Then we have the Kansas City Fed manufacturing survey whose data goes back to 2001 and covers Kansas, Colorado, Nebraska, Oklahoma, Wyoming and the northern half of New Mexico. The future expectations index here just hit its series high.
The Kansas City and Dallas survey discussed next are quite telling, as one would expect, about the relationship between energy prices and business activity in those neighboring regions. The chart shows how expectations took a dramatic tumble at the same time oil prices did but have since rebounded just as oil has. Given the stability we’ve seen in oil prices and OPEC’s stated commitment to keeping production in line with demand, a repeat of the 2016 collapse in oil prices is highly unlikely. That said, we can see why future expectations look so positive for the area.
In a true testament of resiliency, we have the Texas Manufacturing Outlook Survey put out by the Dallas Fed, whose expectations stayed strong throughout the hurricanes. This survey has the shortest history of the group just going back to 2004 and covers the state of Texas. The data, which was collected well after Harvey, October 17-25, shows just how unfazed and upbeat manufacturers are.
Part of the strength of future expectations in the Dallas District is from the explosive growth in oil exports. Port capacity and the export supporting infrastructure is already being stressed at current levels and will soon need to be upgraded. These upgrades along with maintaining normal domestic production will all help to strengthen business activity in the region and dramatically increase CapEx spending.
Moving on to the Richmond Fed’s Fifth District Survey of Manufacturing Activity which covers Virginia, Maryland and The Carolina’s and dates back to 1993, we see a similar story of strength in future expectations. The Richmond survey doesn’t have a future component for its general index, so the new orders component has been substituted. Again, we see a data series moving towards its highs that would still need a lengthy reversal period before approaching recession levels.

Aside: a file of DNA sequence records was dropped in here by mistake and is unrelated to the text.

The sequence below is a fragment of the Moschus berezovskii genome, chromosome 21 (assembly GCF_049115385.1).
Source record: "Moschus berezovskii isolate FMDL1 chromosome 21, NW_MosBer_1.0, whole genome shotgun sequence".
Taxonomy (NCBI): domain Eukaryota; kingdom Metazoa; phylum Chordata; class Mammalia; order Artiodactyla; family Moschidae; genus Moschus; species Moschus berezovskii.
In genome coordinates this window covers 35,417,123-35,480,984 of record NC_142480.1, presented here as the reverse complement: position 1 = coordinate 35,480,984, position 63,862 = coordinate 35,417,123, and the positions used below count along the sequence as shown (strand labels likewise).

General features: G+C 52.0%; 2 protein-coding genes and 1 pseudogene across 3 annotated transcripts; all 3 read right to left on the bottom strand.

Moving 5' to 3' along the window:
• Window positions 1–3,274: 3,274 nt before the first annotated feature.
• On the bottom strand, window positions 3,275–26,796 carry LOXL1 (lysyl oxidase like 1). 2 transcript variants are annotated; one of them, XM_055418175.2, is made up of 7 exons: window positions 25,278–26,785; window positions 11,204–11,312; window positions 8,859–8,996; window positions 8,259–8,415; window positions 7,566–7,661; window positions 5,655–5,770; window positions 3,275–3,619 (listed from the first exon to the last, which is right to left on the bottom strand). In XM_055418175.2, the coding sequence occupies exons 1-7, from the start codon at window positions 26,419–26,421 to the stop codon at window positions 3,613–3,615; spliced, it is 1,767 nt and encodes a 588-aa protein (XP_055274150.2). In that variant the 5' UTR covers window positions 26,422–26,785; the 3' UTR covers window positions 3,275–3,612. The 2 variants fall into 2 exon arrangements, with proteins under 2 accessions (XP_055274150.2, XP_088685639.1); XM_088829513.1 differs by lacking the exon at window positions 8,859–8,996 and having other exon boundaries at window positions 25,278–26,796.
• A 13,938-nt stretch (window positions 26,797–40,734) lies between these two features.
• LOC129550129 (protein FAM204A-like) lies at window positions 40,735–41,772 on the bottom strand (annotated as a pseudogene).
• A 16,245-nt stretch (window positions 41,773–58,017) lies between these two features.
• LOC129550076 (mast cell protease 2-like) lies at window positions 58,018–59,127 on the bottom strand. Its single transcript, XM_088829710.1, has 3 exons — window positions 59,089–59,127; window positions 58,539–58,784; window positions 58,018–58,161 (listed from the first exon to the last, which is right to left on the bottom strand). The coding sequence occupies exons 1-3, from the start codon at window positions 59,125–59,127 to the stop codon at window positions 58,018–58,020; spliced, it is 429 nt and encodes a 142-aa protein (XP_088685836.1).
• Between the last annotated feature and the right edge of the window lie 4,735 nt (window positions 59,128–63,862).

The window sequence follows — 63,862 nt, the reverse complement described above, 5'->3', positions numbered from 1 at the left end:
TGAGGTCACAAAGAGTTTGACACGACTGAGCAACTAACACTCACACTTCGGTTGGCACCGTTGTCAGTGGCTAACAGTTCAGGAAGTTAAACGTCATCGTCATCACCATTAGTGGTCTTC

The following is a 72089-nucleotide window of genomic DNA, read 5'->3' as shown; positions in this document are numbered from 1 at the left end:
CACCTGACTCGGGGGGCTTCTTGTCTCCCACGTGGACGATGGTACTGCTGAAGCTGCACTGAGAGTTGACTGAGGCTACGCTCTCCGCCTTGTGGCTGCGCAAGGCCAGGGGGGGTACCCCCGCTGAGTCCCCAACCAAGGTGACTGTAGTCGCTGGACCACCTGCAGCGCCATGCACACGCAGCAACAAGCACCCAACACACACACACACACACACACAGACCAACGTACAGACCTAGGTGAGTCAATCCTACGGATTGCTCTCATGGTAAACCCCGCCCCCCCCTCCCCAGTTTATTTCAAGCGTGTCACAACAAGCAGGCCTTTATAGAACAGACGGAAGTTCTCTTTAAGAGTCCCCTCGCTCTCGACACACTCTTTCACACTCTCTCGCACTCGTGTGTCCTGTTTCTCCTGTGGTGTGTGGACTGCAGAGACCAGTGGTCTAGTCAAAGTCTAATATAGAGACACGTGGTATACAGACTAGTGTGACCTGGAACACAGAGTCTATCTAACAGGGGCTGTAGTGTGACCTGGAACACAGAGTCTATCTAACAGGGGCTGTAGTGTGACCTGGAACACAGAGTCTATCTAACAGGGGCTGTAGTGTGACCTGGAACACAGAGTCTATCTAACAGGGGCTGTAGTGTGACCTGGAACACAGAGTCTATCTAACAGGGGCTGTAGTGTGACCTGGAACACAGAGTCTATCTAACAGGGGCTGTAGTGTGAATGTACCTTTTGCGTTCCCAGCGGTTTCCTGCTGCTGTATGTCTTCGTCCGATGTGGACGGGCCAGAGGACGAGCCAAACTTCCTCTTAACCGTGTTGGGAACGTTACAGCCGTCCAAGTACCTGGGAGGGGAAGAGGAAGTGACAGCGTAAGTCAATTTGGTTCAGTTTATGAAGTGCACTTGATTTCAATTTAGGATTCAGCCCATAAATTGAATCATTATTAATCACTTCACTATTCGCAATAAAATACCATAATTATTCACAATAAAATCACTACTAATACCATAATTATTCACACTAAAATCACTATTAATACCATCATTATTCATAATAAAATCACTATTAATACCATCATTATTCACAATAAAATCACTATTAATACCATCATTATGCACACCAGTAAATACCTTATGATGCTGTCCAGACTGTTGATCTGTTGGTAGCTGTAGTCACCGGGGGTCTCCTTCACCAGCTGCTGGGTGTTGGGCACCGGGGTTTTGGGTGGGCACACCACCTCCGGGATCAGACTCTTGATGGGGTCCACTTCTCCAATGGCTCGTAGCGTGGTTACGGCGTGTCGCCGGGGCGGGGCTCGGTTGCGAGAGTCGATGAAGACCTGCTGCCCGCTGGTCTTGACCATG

Rounding out the group, we have the New York Fed’s Empire State Manufacturing Survey which goes back to 2001. The data here reflects the same trend we’ve seen in all the other regions, which is that manufacturers are upbeat about the future.
It can be seen in the above charts that the strong forward guidance being presented this earnings season so far is corroborated by strong domestic expectations.
Given the strong business expectations at a regional level and what we are hearing from the heads of major international firms, it looks like it’s full speed ahead as we head into the end of the year. As of Friday’s close, the S&P was trading at 21.6x blended Q3 trailing twelve month operating earnings. Based on current Q4 earnings estimates (as provided by S&P) and today’s multiple, the S&P would be trading at 2,722 in early 2018. Given the strengthening of the global economy, we could certainly see multiples expand from here as investor sentiment picks up. During the 1997-2000 bull market run, the S&P 500 traded at an average of 25x operating earnings. Considering that the technology boom of today is being driven by actual earnings and not just clicks, this market just might also get what it wants.